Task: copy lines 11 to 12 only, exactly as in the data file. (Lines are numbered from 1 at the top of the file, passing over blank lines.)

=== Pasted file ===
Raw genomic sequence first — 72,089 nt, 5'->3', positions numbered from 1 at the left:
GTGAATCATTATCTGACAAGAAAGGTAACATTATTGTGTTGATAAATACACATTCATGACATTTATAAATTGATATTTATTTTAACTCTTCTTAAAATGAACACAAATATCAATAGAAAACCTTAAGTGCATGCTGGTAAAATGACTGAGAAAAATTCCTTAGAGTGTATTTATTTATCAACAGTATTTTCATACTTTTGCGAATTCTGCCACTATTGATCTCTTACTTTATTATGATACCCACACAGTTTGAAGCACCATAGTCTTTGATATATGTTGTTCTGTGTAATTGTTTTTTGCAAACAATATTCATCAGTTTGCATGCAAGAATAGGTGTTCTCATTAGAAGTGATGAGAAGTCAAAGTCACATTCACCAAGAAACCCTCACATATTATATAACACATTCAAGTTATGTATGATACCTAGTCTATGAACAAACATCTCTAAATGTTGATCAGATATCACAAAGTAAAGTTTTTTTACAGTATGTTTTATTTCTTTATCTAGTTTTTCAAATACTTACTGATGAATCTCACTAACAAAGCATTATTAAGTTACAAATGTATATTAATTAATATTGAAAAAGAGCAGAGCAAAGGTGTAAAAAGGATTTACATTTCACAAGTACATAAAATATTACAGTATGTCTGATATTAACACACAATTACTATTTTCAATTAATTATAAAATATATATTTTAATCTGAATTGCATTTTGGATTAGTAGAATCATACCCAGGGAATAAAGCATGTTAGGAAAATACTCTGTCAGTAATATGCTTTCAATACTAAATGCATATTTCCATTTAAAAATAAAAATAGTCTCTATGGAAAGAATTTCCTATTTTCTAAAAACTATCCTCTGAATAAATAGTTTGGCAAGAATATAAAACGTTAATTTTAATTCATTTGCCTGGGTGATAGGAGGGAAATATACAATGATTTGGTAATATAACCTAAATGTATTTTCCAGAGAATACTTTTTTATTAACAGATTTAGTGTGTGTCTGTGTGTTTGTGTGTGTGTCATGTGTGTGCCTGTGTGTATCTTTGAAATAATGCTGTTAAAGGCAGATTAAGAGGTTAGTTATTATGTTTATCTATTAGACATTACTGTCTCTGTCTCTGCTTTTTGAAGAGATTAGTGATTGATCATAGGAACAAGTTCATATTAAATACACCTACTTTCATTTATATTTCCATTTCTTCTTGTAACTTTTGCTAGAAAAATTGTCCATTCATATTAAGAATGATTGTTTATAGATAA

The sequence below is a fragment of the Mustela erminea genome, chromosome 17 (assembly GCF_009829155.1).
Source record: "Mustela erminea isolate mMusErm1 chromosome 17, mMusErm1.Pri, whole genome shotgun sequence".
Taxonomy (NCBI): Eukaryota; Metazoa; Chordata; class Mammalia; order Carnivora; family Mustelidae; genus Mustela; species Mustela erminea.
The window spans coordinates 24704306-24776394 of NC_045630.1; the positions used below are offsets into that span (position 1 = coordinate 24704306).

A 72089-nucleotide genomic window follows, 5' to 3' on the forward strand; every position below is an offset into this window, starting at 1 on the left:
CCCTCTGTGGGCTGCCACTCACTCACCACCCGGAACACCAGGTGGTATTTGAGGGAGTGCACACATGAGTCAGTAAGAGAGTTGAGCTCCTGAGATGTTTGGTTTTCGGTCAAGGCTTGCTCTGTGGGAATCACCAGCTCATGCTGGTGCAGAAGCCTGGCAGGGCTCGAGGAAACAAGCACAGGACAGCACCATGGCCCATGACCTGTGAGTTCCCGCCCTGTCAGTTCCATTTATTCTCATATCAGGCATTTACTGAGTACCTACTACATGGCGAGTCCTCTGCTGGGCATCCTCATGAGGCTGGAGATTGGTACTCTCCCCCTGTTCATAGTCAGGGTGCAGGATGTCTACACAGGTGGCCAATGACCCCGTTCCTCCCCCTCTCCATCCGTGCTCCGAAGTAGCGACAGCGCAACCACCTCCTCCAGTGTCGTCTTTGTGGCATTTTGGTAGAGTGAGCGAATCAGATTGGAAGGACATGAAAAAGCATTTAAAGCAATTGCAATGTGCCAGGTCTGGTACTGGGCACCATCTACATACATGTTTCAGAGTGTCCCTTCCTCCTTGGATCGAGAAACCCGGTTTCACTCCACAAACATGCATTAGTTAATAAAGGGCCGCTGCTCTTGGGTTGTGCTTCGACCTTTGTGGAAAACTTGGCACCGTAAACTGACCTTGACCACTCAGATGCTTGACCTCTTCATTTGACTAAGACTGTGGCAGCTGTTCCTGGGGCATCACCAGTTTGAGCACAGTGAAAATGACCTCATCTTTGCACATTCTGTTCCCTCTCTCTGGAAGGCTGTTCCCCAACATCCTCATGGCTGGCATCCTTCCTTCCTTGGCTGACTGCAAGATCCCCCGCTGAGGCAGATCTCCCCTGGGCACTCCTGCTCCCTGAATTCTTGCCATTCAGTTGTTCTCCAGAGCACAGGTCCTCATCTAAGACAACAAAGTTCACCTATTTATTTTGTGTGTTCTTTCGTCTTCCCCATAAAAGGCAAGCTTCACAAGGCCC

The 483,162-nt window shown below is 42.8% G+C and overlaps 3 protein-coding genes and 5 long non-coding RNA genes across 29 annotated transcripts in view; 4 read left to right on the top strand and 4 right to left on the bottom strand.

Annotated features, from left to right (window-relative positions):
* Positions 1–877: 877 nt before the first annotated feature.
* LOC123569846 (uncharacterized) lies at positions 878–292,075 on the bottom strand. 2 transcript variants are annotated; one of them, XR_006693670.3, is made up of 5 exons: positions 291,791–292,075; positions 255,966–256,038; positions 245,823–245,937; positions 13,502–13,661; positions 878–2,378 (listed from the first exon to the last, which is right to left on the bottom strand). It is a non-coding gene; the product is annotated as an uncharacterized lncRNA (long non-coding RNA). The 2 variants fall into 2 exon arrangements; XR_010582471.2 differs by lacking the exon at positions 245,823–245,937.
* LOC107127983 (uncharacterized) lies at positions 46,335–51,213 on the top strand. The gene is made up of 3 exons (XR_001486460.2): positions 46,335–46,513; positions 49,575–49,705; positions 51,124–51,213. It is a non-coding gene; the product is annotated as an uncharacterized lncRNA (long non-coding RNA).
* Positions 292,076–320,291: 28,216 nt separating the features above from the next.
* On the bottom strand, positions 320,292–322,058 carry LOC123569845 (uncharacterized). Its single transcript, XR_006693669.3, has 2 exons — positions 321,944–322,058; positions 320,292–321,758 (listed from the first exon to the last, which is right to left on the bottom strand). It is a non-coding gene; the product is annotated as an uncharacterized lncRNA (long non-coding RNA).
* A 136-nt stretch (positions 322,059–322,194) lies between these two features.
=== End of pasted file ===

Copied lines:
* Positions 1–877: 877 nt before the first annotated feature.
* LOC123569846 (uncharacterized) lies at positions 878–292,075 on the bottom strand. 2 transcript variants are annotated; one of them, XR_006693670.3, is made up of 5 exons: positions 291,791–292,075; positions 255,966–256,038; positions 245,823–245,937; positions 13,502–13,661; positions 878–2,378 (listed from the first exon to the last, which is right to left on the bottom strand). It is a non-coding gene; the product is annotated as an uncharacterized lncRNA (long non-coding RNA). The 2 variants fall into 2 exon arrangements; XR_010582471.2 differs by lacking the exon at positions 245,823–245,937.